To be a man is to be angry, whether it's over political debates or marital spats, over the traffic that blocks us or the boss that infuriates us. But it's what we do with that anger as men that moves us toward destruction or redemption. Here’s a recent example from my own life.

I have trouble projecting my voice when speaking publicly. To make matters worse, I often drop my voice to make a point. I’ve been told this any number of times, but still forget and find others miss what I say. Recently I asked my wife, Heidi, about my voice as we were driving home from teaching a class at my church. She informed me kindly but plainly that my voice was hard to hear at points. It triggered something inside. I wanted to object, defend, deny, or dismiss. I felt exposed publicly once again as someone with lousy oratory. The shame quickly turned into anger. I could feel myself getting angry with Heidi, angry at the room acoustics (how absurd), and angry with myself for making the same mistake. The anger that my shame prompted may be understandable, but it is still self-consuming.

Then there is the anger we all feel in those places where others have wounded us—the abuse, the abandonment, the betrayal. The anger is just and necessary to our healing as men, but to stay there and refuse to forgive leads to hardening and bitterness. Once again our anger is understandable, but it is still all about us.

It's what we do with that anger as men that moves us toward destruction or redemption.

Then I open the pages of the New Testament and read about the anger of Jesus (Mark 11:15-19) as He cleared the temple. The Court of the Gentiles was the one place that God-fearing Gentiles could come and pray in the temple precincts. It was a place even Jews had to walk through to get into the inner parts of the temple. But this Court had become the equivalent of an Oriental bazaar, selling animals used for the sacrificial system as well as salt, oil, and wine used in the rituals. There were already four markets set up on the adjacent Mt. of Olives where animals could be bought for that purpose. The recent use of this court for such a purpose showed flagrant disrespect for the temple, for the Gentiles, and for God’s glory. The physical force and passion required by Jesus to clear such a large area can only be imagined. What kind of anger is this?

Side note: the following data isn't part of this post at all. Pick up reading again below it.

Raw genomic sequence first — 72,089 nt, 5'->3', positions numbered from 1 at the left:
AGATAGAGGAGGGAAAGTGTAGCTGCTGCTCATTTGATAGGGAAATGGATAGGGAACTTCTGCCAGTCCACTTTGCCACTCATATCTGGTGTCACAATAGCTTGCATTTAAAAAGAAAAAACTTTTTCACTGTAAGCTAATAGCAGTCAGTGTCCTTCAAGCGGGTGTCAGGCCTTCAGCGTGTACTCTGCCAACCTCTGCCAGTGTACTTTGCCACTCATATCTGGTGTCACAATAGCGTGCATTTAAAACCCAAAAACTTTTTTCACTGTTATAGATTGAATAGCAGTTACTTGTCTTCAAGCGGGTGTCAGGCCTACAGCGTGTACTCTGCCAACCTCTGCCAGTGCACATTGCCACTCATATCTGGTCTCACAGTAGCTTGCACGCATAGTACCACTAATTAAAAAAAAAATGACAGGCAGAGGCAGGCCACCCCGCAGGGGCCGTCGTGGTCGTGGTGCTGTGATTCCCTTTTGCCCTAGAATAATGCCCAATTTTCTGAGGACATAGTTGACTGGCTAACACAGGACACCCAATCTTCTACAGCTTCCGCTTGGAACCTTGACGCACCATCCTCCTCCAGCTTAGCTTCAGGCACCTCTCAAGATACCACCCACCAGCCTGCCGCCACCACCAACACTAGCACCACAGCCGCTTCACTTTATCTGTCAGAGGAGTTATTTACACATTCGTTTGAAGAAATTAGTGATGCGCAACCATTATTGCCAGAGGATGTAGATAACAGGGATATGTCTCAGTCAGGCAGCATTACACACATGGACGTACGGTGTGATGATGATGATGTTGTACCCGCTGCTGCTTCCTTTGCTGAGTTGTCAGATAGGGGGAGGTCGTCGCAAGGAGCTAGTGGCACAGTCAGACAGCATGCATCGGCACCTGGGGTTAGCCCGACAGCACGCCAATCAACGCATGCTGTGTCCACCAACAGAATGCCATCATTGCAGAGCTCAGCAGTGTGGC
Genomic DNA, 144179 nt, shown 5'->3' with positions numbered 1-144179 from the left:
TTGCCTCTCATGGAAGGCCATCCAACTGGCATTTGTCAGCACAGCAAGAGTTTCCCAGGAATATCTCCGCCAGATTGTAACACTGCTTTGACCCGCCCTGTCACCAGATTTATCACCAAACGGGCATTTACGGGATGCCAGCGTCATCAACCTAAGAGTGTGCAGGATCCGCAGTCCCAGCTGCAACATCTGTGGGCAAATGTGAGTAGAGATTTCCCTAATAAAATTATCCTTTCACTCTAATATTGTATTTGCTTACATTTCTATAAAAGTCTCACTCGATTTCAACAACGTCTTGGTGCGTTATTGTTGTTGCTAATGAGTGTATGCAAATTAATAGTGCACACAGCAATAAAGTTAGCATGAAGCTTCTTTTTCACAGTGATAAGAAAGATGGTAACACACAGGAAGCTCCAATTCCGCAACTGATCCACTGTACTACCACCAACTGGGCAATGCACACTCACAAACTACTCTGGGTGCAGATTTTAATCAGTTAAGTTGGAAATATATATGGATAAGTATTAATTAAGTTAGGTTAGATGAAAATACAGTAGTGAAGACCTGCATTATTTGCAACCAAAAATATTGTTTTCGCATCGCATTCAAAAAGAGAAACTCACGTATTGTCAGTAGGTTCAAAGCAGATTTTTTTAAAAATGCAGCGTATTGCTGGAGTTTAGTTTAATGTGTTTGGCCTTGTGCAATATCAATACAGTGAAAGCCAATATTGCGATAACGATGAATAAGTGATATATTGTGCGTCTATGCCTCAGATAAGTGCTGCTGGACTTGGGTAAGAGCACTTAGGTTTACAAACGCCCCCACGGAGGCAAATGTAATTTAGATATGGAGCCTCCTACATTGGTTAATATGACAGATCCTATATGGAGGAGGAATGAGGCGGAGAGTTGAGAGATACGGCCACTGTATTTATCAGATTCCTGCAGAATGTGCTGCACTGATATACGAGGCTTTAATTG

It's not anger over one’s shame or wounds. It's anger over how sin defames God and wounds His creatures; it's anger over the evil that corrupts and with the evil one who destroys. This is the anger of Jesus, the obverse side of His love, a heroic passion that hates what He sees and is determined to make it right. To begin to place our anger here is a part of our awakening into redeemed manhood.

How do we move toward this anger? Ironically, by growing in His love for us. As we do so, we will more and more love what He loves and be angry over what He is angry. This love and anger will in turn motivate us to prayer or action—probably both. But the prayer and action will be for the Kingdom, for the glory latent in every human, and for the glory residing in God Himself.

The Lord’s Prayer gives us the final motive for our anger: so that God’s name and reputation would be kept pure, so that His kingdom would finally arrive, and so that His will would at last be accomplished.

This is a long way from my anger over my oratorical lapses. It’s a long way from all our anger. But Jesus intends to make us like Himself, fully human, fully man.

Even with our anger.

Bill Delvaux is a graduate of Duke University and Trinity Evangelical Divinity School and has served as a pastor and a high school Bible teacher. Presently, he leads Landmark Journey Ministries as a speaker, small group coach, and author of Divided: When the Head and Heart Don’t Agree and Landmarks: Turning Points on Your Journey Toward God. Bill and his wife have two grown daughters and reside in Franklin, TN. Follow Bill on Twitter @BillDelvaux.